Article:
AP Statistics Curriculum 2007 Hypothesis Basics

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General Advance-Placement (AP) Statistics Curriculum - Fundamentals of Hypothesis Testing

Fundamentals of Hypothesis Testing

A (statistical) hypothesis test is a method of making statistical decisions about populations or processes based on experimental data. Null-hypothesis testing just answers the question of "how well the findings fit the possibility that chance alone might be responsible for the observed discrepancy between the theoretical model and the empirical observations". This is accomplished by asking and answering a hypothetical question. One use is deciding whether experimental results contain enough information to cast doubt on conventional wisdom.

  • Example: Consider determining whether a suitcase contains some radioactive material. Placed under a Geiger counter, the suitecase produces 10 clicks (counts) per minute. The null hypothesis is that there is no radioactive material in the suitcase and that all measured counts are due to ambient radioactivity typical of the surrounding air and harmless objects in a suitcase. We can then calculate how likely it is that the null hypothesis produces 10 counts per minute. If it is likely, for example if the null hypothesis predicts on average 9 counts per minute, we say that the suitcase is compatible with the null hypothesis (which does not imply that there is no radioactive material, we just can't determine!); on the other hand, if the null hypothesis predicts for example 1 count per minute, then the suitcase is not compatible with the null hypothesis and there must be other factors responsible to produce the measurements.

The hypothesis testing is also known as null-hypothesis statistical significance testing. The null hypothesis is a conjecture that exists solely to be disproved, rejected or falsified by the sample-statistics used to estimate the unknown population papameters. Statistical significance is a possible finding of the test, that the sample is unlikely to have occurred in this proces by chance given the truth of the null hypothesis. The name of the test describes its formulation and its possible outcome. One characteristic of hypothesis testing is its crisp decision: reject or do not reject (which is not the same as accept).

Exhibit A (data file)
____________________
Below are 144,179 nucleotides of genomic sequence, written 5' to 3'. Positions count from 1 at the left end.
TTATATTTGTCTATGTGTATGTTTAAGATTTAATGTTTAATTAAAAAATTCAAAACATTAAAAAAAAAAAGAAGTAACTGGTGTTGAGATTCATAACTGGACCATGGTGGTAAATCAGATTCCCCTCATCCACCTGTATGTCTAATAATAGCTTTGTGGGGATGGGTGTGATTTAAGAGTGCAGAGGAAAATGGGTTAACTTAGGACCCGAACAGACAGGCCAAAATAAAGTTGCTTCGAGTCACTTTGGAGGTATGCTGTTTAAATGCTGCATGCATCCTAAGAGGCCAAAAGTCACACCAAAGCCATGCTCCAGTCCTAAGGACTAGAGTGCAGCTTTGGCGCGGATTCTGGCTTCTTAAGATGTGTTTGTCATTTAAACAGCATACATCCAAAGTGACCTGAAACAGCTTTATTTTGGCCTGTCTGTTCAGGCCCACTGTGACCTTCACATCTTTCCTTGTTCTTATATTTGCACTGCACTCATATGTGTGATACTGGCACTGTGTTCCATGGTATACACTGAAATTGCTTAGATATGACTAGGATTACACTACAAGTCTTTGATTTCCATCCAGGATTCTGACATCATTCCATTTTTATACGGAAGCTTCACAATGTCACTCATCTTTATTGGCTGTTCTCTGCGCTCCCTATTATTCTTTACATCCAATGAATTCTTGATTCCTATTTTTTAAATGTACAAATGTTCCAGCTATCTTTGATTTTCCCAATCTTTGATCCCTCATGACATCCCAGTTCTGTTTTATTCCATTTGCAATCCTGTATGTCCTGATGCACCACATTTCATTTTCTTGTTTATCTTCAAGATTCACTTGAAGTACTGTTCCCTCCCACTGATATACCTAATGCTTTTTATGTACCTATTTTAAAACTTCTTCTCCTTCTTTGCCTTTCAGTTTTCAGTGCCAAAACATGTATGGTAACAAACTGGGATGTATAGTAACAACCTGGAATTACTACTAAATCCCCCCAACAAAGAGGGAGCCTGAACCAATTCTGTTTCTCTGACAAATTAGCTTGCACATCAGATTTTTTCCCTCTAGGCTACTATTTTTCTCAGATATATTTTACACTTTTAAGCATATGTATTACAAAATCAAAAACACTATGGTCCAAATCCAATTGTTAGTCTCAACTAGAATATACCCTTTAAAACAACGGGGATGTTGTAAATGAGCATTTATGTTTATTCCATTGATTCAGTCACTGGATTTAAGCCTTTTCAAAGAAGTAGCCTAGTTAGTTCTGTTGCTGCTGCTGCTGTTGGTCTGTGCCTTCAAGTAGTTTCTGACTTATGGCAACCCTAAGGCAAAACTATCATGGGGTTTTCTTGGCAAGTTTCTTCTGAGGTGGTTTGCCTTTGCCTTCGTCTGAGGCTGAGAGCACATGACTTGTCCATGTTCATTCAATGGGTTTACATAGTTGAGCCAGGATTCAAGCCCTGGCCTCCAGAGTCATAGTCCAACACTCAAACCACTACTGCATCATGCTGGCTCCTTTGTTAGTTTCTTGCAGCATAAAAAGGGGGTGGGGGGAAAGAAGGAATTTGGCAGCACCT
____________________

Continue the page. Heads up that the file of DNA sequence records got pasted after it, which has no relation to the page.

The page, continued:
Null hypothesis

A Null hypothesis is a hypothesis set up to be nullified or refuted in order to support an alternate (research) hypothesis. When used, the null hypothesis is presumed true until statistical evidence in the form of a hypothesis test indicates otherwise. In science, the null hypothesis is used to test differences in treatment and control groups, and the assumption at the outset of the experiment is that no difference exists between the two groups for the variable being compared. The null hypothesis proposes something initially presumed true. It is rejected only when it becomes evidently false, that is, when the researcher has a certain degree of confidence, usually 95% to 99%, that the data do not support the null hypothesis.

An Example

If we want to compare the test scores of two random samples of men and women, a null hypothesis would be that the mean score of the male population was the same as the mean score of the female population:

H0 : μ1 = μ2


H0 = the null hypothesis
μ1 = the mean of population 1, and
μ2 = the mean of population 2.

Alternatively, the null hypothesis can postulate that the two samples are drawn from the same population, so that the variance and shape of the distributions are equal, as well as the means............

Formulation of the null hypothesis is a vital step in testing statistical significance. Having formulated such a hypothesis, one can establish the probability of observing the obtained data or data more different from the prediction of the null hypothesis, if the null hypothesis is true. That probability is what is commonly called the "significance level" of the results.

That is, in scientific experimental design, we may predict that a particular factor will produce an effect on our dependent variable — this is our alternative hypothesis. We then consider how often we would expect to observe our experimental results, or results even more extreme, if we were to take many samples from a population where there was no effect (i.e. we test against our null hypothesis). If we find that this happens rarely (up to, say, 5% of the time), we can conclude that our results support our experimental prediction — we reject our null hypothesis.


Computer simulations and real observed data.

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Hands-on activities

Step-by-step practice problems.

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